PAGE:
The Culpability of the Church—When Silence is not "Golden"

by Anne O. Weatherholt | October 26, 2011
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One out of every three persons sitting in the pews or chairs in your church on Sunday morning is or has been a victim of domestic violence or knows someone who is currently facing violence. But despite this, domestic violence is one of the greatest sins we never talk about in church. Those who are being abused or have been abused hear a great deal about forgiveness and the redemptive suffering of Christ. They also hear Scriptures that are presumed to teach male authority and female submission. They return home, full of the false hope that by being faithful and submissive, they can turn the hearts of their abusers. And then, many of them die—at the hands of their husbands, boyfriends, ex's, or partners. According to Bureau of Justice data, on average, more than three women and one man are murdered by their intimate partners in the United States every day. Intimate partner homicides accounted for 30% of the murders of women and 5% percent of the murders of men. Even if they do not die, they wonder if God loves them, and why going home hurts so much.

There is a pervasive and dangerous silence in our churches about domestic abuse. Perhaps because we want to be positive and uplifting, or because we want to support and preserve the sacrament of marriage and build strong families, we think that strong religious belief and practice will prevent domestic abuse. Often, we do not want to expose young people to stories of abuse and deceit, in order to protect them. But just like Amnon isolated Tamar, sending away the servants so he could rape her (2 Sam. 13:1-22); and just like the unnamed concubine was taken away from the protection of her father, only to be offered as sport to the men who raped her in the streets of Bethlehem (Judg. 19:1-30); so Christian women are abandoned each day by the very people who should protect them. These women are abandoned by silence, abandoned by the complicity of ignorance and by the well-meaning neglect of religious leaders and friends who do not want to hear, let alone recognize, the possibility that the woman sitting just a few feet away from them is afraid to go home.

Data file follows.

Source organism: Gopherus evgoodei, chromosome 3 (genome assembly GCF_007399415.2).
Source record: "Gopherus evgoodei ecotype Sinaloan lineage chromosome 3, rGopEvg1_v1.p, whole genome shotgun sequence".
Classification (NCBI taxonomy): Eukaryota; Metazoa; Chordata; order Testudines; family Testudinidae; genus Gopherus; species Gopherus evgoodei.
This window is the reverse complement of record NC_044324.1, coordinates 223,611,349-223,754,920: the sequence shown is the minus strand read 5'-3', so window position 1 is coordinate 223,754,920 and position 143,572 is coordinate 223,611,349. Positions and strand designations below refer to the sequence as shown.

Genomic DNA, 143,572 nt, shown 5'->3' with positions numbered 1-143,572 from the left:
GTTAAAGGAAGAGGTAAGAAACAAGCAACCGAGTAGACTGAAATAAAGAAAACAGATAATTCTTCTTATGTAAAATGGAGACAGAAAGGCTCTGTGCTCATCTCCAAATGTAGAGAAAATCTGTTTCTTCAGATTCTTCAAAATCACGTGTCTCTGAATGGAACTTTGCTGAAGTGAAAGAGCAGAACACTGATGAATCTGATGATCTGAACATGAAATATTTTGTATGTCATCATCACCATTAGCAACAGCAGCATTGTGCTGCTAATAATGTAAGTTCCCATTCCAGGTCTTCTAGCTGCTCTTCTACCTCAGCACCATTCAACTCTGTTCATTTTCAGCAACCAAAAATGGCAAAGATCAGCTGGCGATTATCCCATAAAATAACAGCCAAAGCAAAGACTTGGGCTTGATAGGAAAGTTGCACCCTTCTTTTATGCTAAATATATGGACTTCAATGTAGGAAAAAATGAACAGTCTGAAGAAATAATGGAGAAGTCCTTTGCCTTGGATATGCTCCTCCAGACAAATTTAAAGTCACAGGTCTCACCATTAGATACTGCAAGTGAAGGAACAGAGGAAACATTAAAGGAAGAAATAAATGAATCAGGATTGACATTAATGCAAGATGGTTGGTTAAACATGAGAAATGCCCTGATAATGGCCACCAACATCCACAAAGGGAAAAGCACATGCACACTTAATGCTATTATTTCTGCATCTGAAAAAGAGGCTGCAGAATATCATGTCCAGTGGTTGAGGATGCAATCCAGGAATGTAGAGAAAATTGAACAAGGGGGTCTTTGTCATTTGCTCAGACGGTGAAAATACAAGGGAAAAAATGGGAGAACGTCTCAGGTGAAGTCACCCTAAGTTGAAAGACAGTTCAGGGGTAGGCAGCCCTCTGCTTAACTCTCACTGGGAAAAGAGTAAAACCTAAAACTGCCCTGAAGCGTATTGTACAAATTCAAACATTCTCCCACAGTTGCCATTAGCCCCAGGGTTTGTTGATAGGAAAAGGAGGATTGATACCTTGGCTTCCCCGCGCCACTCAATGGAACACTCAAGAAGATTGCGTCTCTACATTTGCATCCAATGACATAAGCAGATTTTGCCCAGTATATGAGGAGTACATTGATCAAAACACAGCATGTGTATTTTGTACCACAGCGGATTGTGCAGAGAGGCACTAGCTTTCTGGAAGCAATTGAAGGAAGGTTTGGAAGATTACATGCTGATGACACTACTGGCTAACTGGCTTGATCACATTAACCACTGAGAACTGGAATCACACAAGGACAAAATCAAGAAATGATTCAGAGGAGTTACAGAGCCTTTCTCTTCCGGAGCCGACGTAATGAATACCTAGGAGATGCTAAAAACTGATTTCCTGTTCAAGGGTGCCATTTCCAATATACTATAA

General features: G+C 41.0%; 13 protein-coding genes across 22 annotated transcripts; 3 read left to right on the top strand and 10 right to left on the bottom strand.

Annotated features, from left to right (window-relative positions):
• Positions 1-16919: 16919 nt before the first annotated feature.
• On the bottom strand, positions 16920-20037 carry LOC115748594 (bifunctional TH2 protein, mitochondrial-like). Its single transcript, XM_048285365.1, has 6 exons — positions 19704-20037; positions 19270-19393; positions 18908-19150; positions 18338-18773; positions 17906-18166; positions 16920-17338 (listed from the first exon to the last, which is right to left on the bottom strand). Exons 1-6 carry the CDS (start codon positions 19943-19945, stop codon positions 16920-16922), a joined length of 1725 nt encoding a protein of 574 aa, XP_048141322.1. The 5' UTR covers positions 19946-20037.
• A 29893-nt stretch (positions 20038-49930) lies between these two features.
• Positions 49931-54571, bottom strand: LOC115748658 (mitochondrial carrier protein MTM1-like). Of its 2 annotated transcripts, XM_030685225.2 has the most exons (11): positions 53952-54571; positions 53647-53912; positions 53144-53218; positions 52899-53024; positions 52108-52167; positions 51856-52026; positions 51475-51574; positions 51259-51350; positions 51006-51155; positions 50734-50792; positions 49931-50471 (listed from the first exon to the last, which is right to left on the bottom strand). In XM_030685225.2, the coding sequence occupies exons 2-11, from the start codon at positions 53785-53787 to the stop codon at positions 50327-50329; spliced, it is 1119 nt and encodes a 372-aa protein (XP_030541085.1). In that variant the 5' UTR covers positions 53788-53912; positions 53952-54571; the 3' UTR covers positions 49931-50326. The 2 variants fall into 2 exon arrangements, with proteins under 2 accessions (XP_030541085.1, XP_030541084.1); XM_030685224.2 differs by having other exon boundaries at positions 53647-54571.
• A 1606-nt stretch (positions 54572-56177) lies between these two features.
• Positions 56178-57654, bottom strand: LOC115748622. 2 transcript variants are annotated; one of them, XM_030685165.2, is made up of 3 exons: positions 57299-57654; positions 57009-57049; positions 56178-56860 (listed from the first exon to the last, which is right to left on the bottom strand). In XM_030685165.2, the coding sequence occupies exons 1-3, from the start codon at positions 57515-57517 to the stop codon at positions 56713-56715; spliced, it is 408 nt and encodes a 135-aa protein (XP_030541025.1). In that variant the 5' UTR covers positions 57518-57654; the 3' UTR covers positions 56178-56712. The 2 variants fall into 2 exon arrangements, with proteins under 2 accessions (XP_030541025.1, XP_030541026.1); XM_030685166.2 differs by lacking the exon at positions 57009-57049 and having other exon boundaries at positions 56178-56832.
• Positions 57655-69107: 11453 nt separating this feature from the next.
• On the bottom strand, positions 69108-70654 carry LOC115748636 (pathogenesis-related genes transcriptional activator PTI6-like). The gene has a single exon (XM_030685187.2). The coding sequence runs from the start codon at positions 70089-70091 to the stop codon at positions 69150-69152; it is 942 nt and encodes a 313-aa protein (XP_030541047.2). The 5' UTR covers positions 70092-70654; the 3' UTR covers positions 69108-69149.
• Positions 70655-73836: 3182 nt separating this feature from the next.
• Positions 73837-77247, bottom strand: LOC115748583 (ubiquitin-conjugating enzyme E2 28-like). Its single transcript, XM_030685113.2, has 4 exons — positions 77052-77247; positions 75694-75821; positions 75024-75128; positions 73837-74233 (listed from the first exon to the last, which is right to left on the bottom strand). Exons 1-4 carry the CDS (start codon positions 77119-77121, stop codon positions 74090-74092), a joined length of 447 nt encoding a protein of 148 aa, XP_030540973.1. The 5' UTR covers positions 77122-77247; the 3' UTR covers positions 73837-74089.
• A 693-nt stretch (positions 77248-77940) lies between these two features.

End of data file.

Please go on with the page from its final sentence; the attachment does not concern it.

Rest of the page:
Silence is not "golden" when it comes to domestic violence. There are all kinds of barriers—barriers of well-meaning privacy, of systemic denial, of ignorance, and of a deep misuse of God's Word—that operate in local congregations. The abused feel shame and a lack of control. The cycle of abuse spins on the dangerous denial, which sees any "improvement" on the part of the abuser as a step forward, without knowing the fact that remorse of the abuser is so often not true, but only another stage in the ever-increasing cycle of danger. Professionals who counsel and shelter the abused, as well as women in recovery, know this proven fact. Those who study the totality of Scripture recognize that forgiveness must have an element of justice attached to it, as well as a link to the responsibility of the people who are citizens of God's kingdom, to promote justice, mercy, and safety for all. It is the church who should be begging the forgiveness of the women and men who have been sent back into destructive, abusive, and deadly relationships. The church has been silent too long.

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